Like many poor Bangladeshis, Komol Shohlagar thought moving overseas for work would change his life. It did – but not in the way he hoped.
Shohlagar, 33, travelled to Libya with people smugglers in the hope of reaching Europe, but when he got there, the smugglers held him captive to extort money from his family.
He was only freed after they paid $14,000 to get him back – money they had to borrow from loan sharks. When he finally returned to Bangladesh last year, he was jobless and saddled with huge debts – a situation that left him feeling suicidal.
“I was really depressed. My family had borrowed a lot of money to save me,” Shohlagar told the Thomson Reuters Foundation.
“The lenders came home every other day and threatened us. There were times when I thought about taking a rope and hanging myself.”
Charities in Bangladesh say thousands of returning migrants face such struggles and little official help is available.
Many are victims of trafficking, but have little redress for the crimes they have suffered in Bangladesh. The country depends heavily on foreign remittances and has an official policy of encouraging citizens to look for jobs abroad.
According to official data, at least 1 million Bangladeshis secured jobs overseas in 2017 – the highest number ever recorded.
But the system depends largely on unlicensed brokers working in rural areas and opens the door to trafficking and cheating.
Last month, 64 Bangladeshi migrants hoping to get to Europe had to be rescued from a boat off Tunisia. In May, 37 drowned in the same region when their boat capsized.
“The state does not have a proper system to support the returnees,” said Shariful Hasan, who heads the migration department of Bangladeshi aid group BRAC.
“All our policies are focused on sending people abroad. We don’t even have a system that can count the total number of returnees every year.”
Abu Bakar Siddique, the civil servant who leads the Home Ministry’s anti-trafficking work, acknowledged the government needed to develop a system of support for the returnees.
“For now, what we do is, we ensure that the victims reach their families,” he said. “With the kind of capacity that we have, this is what’s possible.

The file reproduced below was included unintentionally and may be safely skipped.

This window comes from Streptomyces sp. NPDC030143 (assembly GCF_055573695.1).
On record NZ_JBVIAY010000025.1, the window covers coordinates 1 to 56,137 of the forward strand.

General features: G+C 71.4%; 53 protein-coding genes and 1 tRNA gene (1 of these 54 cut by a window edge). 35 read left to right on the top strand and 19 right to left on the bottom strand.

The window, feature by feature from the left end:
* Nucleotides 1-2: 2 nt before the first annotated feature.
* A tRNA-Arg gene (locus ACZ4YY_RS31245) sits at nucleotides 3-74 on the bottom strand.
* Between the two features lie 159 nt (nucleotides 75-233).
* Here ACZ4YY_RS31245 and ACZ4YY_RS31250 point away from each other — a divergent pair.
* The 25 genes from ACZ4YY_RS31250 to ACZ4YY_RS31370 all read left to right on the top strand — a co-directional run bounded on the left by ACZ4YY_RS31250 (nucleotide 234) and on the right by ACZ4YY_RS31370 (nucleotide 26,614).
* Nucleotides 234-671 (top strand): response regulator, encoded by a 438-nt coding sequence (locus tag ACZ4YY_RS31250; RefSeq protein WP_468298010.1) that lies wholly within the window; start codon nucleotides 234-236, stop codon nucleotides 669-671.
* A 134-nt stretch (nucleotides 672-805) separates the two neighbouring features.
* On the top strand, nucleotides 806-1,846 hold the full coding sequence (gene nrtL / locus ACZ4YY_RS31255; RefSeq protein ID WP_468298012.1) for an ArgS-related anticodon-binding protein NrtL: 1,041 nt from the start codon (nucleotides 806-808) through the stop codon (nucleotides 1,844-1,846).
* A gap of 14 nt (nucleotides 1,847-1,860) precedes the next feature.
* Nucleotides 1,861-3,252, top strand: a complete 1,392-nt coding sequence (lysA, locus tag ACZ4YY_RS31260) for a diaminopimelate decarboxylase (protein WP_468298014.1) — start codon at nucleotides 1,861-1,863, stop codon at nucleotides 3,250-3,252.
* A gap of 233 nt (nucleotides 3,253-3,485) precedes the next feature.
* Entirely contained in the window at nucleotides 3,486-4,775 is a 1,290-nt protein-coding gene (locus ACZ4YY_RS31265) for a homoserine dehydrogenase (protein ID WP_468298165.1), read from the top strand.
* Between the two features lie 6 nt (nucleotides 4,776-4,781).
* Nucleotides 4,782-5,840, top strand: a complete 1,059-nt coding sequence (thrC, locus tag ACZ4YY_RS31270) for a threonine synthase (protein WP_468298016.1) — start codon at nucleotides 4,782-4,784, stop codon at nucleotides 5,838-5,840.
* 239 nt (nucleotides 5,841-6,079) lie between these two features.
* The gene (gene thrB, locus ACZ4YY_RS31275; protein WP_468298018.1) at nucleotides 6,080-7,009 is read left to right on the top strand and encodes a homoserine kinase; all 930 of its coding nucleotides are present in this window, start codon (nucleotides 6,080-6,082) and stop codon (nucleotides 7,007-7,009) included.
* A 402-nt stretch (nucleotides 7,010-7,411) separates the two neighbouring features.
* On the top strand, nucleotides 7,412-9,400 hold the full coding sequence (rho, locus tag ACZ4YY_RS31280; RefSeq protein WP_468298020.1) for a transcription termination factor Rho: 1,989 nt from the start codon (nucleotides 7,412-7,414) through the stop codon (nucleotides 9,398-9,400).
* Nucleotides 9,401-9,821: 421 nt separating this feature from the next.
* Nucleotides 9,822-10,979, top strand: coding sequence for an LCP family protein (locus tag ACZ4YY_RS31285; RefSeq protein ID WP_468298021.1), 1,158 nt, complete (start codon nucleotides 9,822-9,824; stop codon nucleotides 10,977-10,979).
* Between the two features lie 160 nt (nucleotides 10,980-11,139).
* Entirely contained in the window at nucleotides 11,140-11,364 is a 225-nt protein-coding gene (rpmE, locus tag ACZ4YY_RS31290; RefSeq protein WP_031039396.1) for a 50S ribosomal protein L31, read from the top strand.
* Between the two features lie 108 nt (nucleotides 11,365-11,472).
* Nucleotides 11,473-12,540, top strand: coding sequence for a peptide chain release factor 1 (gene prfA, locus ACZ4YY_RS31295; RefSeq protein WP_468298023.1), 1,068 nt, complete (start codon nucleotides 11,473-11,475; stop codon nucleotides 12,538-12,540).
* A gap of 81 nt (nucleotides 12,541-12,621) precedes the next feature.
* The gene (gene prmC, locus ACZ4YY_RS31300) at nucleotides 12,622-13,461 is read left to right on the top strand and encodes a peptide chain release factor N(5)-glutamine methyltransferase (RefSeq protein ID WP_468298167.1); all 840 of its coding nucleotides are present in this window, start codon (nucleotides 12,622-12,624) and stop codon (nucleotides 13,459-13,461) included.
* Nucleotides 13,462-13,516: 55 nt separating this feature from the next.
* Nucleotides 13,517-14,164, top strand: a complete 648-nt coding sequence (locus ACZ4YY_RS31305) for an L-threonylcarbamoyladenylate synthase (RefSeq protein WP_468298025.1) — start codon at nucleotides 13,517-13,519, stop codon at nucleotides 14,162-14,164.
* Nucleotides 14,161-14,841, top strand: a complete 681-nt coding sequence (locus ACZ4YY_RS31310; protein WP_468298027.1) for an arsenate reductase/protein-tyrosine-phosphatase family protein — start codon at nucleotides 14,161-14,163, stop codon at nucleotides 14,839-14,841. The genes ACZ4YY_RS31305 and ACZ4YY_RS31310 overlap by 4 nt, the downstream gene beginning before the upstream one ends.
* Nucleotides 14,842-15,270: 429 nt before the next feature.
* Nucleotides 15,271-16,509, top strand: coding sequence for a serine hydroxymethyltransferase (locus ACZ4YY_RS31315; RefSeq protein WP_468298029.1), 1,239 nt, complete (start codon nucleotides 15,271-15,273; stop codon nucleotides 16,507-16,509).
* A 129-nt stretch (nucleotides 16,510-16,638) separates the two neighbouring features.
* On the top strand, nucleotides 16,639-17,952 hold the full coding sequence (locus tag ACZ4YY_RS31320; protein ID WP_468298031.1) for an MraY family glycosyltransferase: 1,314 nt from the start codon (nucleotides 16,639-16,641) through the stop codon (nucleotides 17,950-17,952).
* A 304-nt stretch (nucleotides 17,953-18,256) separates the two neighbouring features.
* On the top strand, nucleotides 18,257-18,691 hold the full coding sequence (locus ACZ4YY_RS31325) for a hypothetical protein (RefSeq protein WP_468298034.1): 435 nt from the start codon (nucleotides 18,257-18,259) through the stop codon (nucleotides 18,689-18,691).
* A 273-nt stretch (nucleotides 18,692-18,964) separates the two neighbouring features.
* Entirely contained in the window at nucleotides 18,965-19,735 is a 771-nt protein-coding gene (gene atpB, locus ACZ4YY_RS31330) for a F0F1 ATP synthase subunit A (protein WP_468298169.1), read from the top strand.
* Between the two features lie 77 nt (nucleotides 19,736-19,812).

“We do work with girls who were trafficked to India. We also have shelters for victims. But as far as counselling is concerned, it’s not something that we have not managed to do effectively. We have to develop our system.”
There is no official data on how many migrants are defrauded, but charities say thousands return to Bangladesh every year after being cheated abroad.
A 2017 study by the Refugee and Migratory Movements Research Unit, a migrants rights group, found 51% of returning migrants had experienced fraud or degrading treatment while abroad.
Nearly one in five of those who paid to be taken abroad did not even make it out of the country, it found.
Stories like Shohlagar’s are common.
The International Organization for Migration (IOM), which helps repatriate migrants, said many were left with little choice but to go abroad again to try to pay off their debts.
“Due to the mounting pressure from the money lenders to pay back the loan, they (migrants) are unable to stay in their house upon return,” said Pravina Gurung, the IOM’s head of migration and development.
“The result of an inability to achieve economic self-sufficiency, social re-integration and psychosocial suffering often lead them to another unsafe migration attempt, further debt, and even suicide.”
Mohammad Jakir Hossen, 40, worked as a technician in a garment factory before he paid a broker to take him to Italy in search of more lucrative work.
Instead he was taken to Libya, where he was made to work by traffickers who took a cut of his salary, holding him there with the false promise that he would eventually make it to Italy.
Since he returned to Dhaka he has been running a roadside fruit stall, with little hope of making back the $5,000 he borrowed to pay for the trip. But he said he would do the same again.
“You may think that I am crazy, but if I get a chance to go outside, I will take a loan again,” Hossen said. “Five people including my old mother depend upon me right now. And what I earn is clearly not enough.”
BRAC, one of the few local organisations that provides support to the returnees, follows a three-fold approach, said Hasan, offering practical help with their return, financial help, and counselling.
Kamal Chowdhury, an associate professor at the Department of Clinical Psychology at Dhaka University, has counselled migrant returnees.
Some had been raped or sexually harassed and all need help, he said, urging the government to make assessments of returnees mandatory.
“Migrant workers return home with dreams that are broken,” he said.
(Thomson Reuters Foundation)